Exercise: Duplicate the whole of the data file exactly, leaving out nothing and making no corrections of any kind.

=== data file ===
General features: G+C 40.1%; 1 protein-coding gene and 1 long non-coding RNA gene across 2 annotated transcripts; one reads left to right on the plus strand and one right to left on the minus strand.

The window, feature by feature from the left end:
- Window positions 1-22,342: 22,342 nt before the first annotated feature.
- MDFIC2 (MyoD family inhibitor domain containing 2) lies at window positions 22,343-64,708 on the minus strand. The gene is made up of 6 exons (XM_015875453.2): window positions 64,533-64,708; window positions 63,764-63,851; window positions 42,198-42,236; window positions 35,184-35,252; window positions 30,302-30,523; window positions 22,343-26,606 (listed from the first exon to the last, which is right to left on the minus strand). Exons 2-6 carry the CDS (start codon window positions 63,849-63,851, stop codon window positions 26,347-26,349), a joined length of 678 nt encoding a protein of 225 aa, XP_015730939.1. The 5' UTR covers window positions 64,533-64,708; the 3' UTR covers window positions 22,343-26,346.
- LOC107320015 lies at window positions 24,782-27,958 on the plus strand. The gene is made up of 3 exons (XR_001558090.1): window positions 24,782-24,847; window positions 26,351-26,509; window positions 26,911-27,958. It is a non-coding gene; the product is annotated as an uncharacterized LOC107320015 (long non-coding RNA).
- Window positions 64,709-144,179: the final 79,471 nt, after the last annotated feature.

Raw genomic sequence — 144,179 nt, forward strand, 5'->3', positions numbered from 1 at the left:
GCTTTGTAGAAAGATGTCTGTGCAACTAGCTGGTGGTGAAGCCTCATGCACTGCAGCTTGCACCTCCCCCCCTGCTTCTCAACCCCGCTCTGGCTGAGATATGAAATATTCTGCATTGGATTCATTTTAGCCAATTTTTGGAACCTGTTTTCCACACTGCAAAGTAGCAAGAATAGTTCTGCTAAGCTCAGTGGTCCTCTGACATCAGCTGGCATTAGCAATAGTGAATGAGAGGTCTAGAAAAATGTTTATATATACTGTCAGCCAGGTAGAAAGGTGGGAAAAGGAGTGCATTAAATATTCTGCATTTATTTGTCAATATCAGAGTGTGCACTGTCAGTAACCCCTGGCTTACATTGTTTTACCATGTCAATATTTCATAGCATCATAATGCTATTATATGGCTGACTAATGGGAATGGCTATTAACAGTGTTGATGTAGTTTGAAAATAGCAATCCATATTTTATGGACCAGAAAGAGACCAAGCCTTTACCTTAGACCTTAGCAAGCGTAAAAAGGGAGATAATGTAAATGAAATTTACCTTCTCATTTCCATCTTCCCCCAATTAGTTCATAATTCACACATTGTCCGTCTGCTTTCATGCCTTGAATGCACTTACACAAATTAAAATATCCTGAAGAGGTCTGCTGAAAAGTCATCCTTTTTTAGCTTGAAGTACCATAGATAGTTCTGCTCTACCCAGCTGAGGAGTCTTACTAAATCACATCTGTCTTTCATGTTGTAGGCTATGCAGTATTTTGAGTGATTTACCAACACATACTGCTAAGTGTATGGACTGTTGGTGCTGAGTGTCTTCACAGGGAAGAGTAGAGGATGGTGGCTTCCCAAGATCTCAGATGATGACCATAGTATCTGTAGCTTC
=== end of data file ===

General features: G+C 40.1%; 1 protein-coding gene and 1 long non-coding RNA gene across 2 annotated transcripts; one reads left to right on the plus strand and one right to left on the minus strand.

The window, feature by feature from the left end:
- Window positions 1-22,342: 22,342 nt before the first annotated feature.
- MDFIC2 (MyoD family inhibitor domain containing 2) lies at window positions 22,343-64,708 on the minus strand. The gene is made up of 6 exons (XM_015875453.2): window positions 64,533-64,708; window positions 63,764-63,851; window positions 42,198-42,236; window positions 35,184-35,252; window positions 30,302-30,523; window positions 22,343-26,606 (listed from the first exon to the last, which is right to left on the minus strand). Exons 2-6 carry the CDS (start codon window positions 63,849-63,851, stop codon window positions 26,347-26,349), a joined length of 678 nt encoding a protein of 225 aa, XP_015730939.1. The 5' UTR covers window positions 64,533-64,708; the 3' UTR covers window positions 22,343-26,346.
- LOC107320015 lies at window positions 24,782-27,958 on the plus strand. The gene is made up of 3 exons (XR_001558090.1): window positions 24,782-24,847; window positions 26,351-26,509; window positions 26,911-27,958. It is a non-coding gene; the product is annotated as an uncharacterized LOC107320015 (long non-coding RNA).
- Window positions 64,709-144,179: the final 79,471 nt, after the last annotated feature.

Raw genomic sequence — 144,179 nt, forward strand, 5'->3', positions numbered from 1 at the left:
GCTTTGTAGAAAGATGTCTGTGCAACTAGCTGGTGGTGAAGCCTCATGCACTGCAGCTTGCACCTCCCCCCCTGCTTCTCAACCCCGCTCTGGCTGAGATATGAAATATTCTGCATTGGATTCATTTTAGCCAATTTTTGGAACCTGTTTTCCACACTGCAAAGTAGCAAGAATAGTTCTGCTAAGCTCAGTGGTCCTCTGACATCAGCTGGCATTAGCAATAGTGAATGAGAGGTCTAGAAAAATGTTTATATATACTGTCAGCCAGGTAGAAAGGTGGGAAAAGGAGTGCATTAAATATTCTGCATTTATTTGTCAATATCAGAGTGTGCACTGTCAGTAACCCCTGGCTTACATTGTTTTACCATGTCAATATTTCATAGCATCATAATGCTATTATATGGCTGACTAATGGGAATGGCTATTAACAGTGTTGATGTAGTTTGAAAATAGCAATCCATATTTTATGGACCAGAAAGAGACCAAGCCTTTACCTTAGACCTTAGCAAGCGTAAAAAGGGAGATAATGTAAATGAAATTTACCTTCTCATTTCCATCTTCCCCCAATTAGTTCATAATTCACACATTGTCCGTCTGCTTTCATGCCTTGAATGCACTTACACAAATTAAAATATCCTGAAGAGGTCTGCTGAAAAGTCATCCTTTTTTAGCTTGAAGTACCATAGATAGTTCTGCTCTACCCAGCTGAGGAGTCTTACTAAATCACATCTGTCTTTCATGTTGTAGGCTATGCAGTATTTTGAGTGATTTACCAACACATACTGCTAAGTGTATGGACTGTTGGTGCTGAGTGTCTTCACAGGGAAGAGTAGAGGATGGTGGCTTCCCAAGATCTCAGATGATGACCATAGTATCTGTAGCTTC